All data files will be stored on a network server at the KCI/WSU in the Department of Oncology. Only the WSU staff listed in the application will have access to the files and at no time will data files be shared with collaborators outside the institution. The KCI/WSU network server utilizes hardware-based encryption at the level of the hard drives. Approved domain users are granted project-specific permission on the server folders.
The server is backed up to an off-site software-encrypted disk-based backup solution. Dr. Hamel’s computer and network server are protected under the same CISCO firewall. The recordings will be kept in a locked file cabinet in KCI’s Behavioral and Field Research Core’s editing suite (which is also locked whenever unoccupied). Patient medical record numbers will be assigned a study ID number in a master key, and study IDs will be used on all research documents. Only the principal investigator, co-investigators, and data manager will have access to the master key, which will be locked in password-protected computers as described. We assure that any publications and presentations of the data will not allow for the identification of patients, hospitals, or physicians.
Protocol # 2020-117 was approved on October 21, 2020, by Karmanos Cancer Institute’s Protocol Review and Monitoring Committee and approved on December 17, 2020, by Wayne State University’s Institutional Review Board (# IRB-20-10-2836-B3).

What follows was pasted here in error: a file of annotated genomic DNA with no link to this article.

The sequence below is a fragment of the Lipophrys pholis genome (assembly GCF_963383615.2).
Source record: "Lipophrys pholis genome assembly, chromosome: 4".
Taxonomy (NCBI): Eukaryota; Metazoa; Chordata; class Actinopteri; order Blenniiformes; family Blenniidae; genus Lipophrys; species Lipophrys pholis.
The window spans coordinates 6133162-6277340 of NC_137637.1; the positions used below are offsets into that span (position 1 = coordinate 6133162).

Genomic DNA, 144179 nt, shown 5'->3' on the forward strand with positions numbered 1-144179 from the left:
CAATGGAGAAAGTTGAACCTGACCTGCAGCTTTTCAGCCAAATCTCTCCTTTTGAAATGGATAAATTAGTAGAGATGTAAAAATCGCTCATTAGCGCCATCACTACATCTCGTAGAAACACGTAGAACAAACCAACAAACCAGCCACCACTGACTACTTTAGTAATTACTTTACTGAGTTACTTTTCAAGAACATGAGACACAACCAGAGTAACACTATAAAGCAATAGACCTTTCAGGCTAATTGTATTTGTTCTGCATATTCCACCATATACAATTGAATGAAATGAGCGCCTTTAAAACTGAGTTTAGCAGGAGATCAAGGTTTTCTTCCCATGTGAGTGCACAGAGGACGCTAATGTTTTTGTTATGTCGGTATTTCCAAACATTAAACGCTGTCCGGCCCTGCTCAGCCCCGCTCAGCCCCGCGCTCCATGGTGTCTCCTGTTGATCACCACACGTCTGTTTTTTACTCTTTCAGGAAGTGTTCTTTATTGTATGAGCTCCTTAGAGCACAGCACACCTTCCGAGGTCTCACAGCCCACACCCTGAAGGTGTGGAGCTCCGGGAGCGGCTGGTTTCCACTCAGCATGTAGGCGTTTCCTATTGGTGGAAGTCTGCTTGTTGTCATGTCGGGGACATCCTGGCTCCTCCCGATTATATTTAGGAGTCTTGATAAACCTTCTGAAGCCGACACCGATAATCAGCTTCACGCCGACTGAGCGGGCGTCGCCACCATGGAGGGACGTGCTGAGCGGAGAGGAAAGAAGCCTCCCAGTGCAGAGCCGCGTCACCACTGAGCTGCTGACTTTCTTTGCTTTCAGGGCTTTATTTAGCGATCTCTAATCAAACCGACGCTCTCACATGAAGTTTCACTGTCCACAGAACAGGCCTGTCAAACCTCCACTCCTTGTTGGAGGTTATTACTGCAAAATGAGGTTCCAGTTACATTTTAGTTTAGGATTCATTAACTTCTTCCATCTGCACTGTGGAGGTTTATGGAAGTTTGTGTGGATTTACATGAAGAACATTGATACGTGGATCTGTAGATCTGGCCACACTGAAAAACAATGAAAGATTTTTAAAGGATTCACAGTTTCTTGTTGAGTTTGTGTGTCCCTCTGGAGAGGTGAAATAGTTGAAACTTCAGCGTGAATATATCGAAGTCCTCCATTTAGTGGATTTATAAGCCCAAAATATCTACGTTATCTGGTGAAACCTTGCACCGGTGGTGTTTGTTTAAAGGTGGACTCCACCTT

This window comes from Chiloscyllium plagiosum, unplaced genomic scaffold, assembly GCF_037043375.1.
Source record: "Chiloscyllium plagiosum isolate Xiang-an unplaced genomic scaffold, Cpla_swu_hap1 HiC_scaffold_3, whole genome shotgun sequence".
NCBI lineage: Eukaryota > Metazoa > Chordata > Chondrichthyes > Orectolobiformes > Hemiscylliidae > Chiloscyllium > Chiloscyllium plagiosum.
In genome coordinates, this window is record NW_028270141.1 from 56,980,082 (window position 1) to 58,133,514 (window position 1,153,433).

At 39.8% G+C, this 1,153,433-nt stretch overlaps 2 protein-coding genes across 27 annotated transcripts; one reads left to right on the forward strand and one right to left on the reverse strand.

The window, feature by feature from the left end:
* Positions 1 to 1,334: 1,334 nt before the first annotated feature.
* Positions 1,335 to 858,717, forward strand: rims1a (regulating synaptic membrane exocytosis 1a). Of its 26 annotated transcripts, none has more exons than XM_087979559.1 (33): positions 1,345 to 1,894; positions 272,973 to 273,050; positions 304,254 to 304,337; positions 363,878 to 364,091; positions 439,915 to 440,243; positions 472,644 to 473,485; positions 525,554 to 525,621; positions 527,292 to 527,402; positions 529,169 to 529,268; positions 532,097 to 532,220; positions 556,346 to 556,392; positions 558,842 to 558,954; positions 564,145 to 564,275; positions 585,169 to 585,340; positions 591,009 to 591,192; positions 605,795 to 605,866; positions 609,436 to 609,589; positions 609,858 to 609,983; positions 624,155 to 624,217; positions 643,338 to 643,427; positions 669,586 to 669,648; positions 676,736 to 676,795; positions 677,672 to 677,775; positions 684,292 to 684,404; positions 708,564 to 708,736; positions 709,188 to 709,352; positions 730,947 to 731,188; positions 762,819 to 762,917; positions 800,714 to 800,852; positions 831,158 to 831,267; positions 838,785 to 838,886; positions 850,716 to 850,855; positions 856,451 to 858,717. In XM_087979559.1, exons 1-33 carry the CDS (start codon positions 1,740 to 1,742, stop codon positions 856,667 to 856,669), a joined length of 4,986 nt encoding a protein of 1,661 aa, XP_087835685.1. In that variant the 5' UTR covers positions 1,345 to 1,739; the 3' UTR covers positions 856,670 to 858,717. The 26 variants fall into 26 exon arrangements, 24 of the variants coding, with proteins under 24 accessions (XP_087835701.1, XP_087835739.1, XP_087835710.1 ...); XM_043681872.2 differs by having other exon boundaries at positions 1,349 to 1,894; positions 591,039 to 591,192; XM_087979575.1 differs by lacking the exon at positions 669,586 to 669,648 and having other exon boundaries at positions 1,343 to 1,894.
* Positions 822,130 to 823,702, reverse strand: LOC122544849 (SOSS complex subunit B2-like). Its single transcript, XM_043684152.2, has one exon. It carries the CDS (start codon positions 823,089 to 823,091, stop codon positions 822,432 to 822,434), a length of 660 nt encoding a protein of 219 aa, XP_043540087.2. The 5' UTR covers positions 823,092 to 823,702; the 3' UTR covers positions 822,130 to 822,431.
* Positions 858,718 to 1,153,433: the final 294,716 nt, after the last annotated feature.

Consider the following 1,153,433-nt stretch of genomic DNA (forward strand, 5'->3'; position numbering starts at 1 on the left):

Recruitment began on March 10, 2021, and will continue until approximately September 30, 2023.
Availability of data and materials
American Academy of Communication in Healthcare/European Academy of Communication in Healthcare
American Society of Clinical Oncology
Cancer Action Councils
Data monitoring committee
- DISCO App:
DIScussions of COst App
Generalized estimating equations
Karmanos Cancer Institute
Office of Cancer Health Equity and Community Engagement
Question prompt lists
Randomized controlled trial
Social worker/financial navigation
Society of Behavioral Medicine
Wayne State University
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This study is funded by an American Cancer Society Research Scholar Health Equity Grant (134604-RSG-20-026-01-CPHPS, Hamel, PI). The American Cancer Society (Cancer.org) was not involved in the study design, data collection, execution of the trial, analysis, interpretation of the data, decision to submit the results, or writing of the report. The corresponding author will have full access to the data in the study and has the final responsibility for the decision to submit for publication.
Ethics approval and consent to participate
Ethical approval, including patient and physician consent to participate, for this study was granted by the Wayne State University institutional review board (IRB # IRB-20-10-2836-B3).
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The authors declare that they have no competing interests.
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Hamel, L.M., Dougherty, D.W., Kim, S. et al. DISCO App: study protocol for a randomized controlled trial to test the effectiveness of a patient intervention to reduce the financial burden of cancer in a diverse patient population. Trials 22, 636 (2021). https://doi.org/10.1186/s13063-021-05593-y
- Financial toxicity
- Patient active participation
- Question prompt list
- Cancer treatment cost discussion
- App-based intervention
- Randomized controlled trial